Antigenic essence – the part of a cell that is both available to the immune system and also highly specific to cell type on a molecular profile level. Antigenic essence can be collected from the cell surface by treating living cells with protease (trypsin) under mild conditions. Cells are a natural source for the entire diversity of native antigens including for anticancer vaccination. Antigenic essence takes advantage of this while also minimizing the limitations associated with the use of whole cells for anticancer vaccination.
Cellular cancer vaccines are among the first types of cancer vaccines to be tested . They use a straightforward approach based on the well-known principle of vaccination: vaccinate with what you want to develop protection against. Cancer cells are typically irradiated, combined with an immunostimulatory adjuvant, and then administered to the patient, usually from whom the tumor cells were isolated . Such vaccines have undergone extensive scientific research and have been widely tested in various cancers, including lung cancer , colorectal cancer , melanoma , renal cell cancer , and prostate cancer . The significant possibilities of such vaccines have been described, but none have yet passed the clinical trial stage. It can be argued that antigenic essence technology is the revitalization of cellular vaccination, as antigenic essence exhibits all the identifying properties of cancer cells while also allowing for control of composition, purification from ballast substances ("cellular noise"), and evasion of MHC restrictions. Therefore, antigenic essence technology allows for the application of already discovered cellular compositions, while overcoming their limitations.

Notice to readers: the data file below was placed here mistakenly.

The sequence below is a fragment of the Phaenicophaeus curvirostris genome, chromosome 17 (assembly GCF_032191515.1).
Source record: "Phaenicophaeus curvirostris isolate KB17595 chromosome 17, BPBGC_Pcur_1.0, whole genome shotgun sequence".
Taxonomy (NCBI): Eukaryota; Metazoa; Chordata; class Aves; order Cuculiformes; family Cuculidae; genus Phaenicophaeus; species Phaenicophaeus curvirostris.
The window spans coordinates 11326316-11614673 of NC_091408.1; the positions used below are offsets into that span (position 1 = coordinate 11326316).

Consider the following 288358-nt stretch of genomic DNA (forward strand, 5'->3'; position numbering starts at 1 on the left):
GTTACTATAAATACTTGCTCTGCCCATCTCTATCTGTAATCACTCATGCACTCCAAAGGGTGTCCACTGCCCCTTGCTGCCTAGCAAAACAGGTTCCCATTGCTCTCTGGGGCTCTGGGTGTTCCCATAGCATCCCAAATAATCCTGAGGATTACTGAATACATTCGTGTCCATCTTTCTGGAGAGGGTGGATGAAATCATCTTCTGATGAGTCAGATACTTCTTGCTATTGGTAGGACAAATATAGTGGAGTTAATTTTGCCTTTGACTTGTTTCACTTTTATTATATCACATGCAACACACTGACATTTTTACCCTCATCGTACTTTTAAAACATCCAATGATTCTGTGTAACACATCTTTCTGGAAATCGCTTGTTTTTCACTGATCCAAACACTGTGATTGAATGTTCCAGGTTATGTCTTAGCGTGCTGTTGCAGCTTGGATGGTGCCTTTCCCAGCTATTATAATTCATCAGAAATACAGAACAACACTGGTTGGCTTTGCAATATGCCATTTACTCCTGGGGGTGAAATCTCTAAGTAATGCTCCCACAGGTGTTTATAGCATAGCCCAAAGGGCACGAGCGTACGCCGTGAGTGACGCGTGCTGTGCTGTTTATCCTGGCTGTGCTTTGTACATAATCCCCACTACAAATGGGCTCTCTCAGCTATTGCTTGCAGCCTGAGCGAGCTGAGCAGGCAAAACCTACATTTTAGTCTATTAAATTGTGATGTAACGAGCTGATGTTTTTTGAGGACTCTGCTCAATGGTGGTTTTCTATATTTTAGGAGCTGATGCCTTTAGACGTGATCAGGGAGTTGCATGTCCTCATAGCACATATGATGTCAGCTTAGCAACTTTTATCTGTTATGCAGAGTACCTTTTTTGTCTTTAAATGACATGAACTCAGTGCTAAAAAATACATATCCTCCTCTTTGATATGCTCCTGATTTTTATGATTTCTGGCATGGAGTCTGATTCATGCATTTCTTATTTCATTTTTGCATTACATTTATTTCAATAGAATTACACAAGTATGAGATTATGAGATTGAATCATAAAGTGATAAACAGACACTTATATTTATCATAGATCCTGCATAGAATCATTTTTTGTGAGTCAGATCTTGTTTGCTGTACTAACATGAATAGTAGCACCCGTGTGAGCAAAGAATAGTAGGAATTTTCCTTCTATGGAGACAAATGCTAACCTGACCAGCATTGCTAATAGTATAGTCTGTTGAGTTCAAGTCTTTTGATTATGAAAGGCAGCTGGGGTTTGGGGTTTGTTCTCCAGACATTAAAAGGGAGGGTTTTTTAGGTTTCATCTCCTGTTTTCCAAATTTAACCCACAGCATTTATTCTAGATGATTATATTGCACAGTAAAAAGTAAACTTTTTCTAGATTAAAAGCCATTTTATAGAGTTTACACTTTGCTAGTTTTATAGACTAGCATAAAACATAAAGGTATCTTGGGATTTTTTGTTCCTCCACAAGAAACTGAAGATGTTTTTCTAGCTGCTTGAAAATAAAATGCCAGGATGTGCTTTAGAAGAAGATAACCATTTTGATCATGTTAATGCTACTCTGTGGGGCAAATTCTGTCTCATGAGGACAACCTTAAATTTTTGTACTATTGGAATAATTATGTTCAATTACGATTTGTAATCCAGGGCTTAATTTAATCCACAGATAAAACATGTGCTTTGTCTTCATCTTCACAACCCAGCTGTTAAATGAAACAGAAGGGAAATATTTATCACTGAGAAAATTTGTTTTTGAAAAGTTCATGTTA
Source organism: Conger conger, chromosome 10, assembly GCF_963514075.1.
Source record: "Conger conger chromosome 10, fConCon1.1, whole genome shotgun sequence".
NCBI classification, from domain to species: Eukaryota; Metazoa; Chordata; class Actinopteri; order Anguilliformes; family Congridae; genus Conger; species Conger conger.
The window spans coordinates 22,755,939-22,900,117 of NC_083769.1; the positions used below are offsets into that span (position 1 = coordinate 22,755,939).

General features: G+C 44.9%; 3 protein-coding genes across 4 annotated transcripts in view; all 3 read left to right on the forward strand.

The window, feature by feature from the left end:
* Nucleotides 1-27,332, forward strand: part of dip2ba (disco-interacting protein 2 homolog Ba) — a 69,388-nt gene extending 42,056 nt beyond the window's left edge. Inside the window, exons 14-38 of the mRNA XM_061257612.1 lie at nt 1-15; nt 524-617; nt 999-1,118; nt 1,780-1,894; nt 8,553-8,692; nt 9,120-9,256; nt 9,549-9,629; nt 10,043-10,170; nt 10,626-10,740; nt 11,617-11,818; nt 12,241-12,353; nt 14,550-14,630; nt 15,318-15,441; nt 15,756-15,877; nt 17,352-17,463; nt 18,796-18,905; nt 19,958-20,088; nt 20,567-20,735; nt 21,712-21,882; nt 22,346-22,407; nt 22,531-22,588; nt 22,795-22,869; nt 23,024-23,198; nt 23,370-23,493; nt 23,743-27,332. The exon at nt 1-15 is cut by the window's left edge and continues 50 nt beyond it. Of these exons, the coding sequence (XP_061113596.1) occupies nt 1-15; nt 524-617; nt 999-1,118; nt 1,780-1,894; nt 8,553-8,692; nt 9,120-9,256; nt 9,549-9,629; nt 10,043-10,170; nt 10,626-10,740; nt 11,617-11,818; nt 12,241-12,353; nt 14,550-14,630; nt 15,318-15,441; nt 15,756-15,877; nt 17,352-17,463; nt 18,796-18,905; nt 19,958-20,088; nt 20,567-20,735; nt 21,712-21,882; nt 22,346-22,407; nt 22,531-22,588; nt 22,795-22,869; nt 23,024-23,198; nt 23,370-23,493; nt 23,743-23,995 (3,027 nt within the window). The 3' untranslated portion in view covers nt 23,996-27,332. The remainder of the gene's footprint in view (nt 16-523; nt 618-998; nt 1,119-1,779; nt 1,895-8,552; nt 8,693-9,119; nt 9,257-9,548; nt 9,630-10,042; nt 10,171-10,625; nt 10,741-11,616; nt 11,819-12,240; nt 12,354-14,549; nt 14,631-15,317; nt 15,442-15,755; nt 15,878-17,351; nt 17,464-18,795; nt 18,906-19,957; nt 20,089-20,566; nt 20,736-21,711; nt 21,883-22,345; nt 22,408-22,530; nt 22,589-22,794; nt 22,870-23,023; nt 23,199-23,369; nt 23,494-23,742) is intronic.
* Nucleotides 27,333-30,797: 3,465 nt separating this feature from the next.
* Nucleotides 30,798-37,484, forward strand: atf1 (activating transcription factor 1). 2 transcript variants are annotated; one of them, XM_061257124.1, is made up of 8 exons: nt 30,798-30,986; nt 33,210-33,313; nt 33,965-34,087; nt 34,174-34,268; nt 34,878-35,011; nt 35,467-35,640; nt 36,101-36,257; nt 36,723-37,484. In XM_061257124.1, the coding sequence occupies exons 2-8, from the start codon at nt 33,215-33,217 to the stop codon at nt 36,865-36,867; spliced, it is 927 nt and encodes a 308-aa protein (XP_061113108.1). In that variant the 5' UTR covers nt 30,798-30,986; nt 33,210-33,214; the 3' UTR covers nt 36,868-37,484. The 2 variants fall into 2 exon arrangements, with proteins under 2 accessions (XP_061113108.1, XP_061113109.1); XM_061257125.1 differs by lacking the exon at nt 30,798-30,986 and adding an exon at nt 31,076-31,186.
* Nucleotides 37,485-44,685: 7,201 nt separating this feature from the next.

The first assumption of antigenic essence is that only antigens presented on the surface of the cell are targets for vaccination, while those presented inside the cell can and should be neglected. This is based on the fact that only antigens on the cell surface are available to the immune system; the plasma membrane of living cells is impermeable to cytotoxic elements of the immune system that recognize antigens, be they antibodies or T lymphocytes. This does not contradict the fact that some intracellular antigens can be presented by MHC on the cell surface and offer suitable targets for vaccination; indeed, some such antigens are currently undergoing clinical trials. On the other hand, extracellular antigens are produced inside cells and can therefore always be found there as well. The point is not where the antigens can be found, but that they function as targets for the immune system only when presented on the cell surface. That is, the target pool of antigens is located precisely on the cell surface, and they form an actual profile of the antigenic properties of living cells.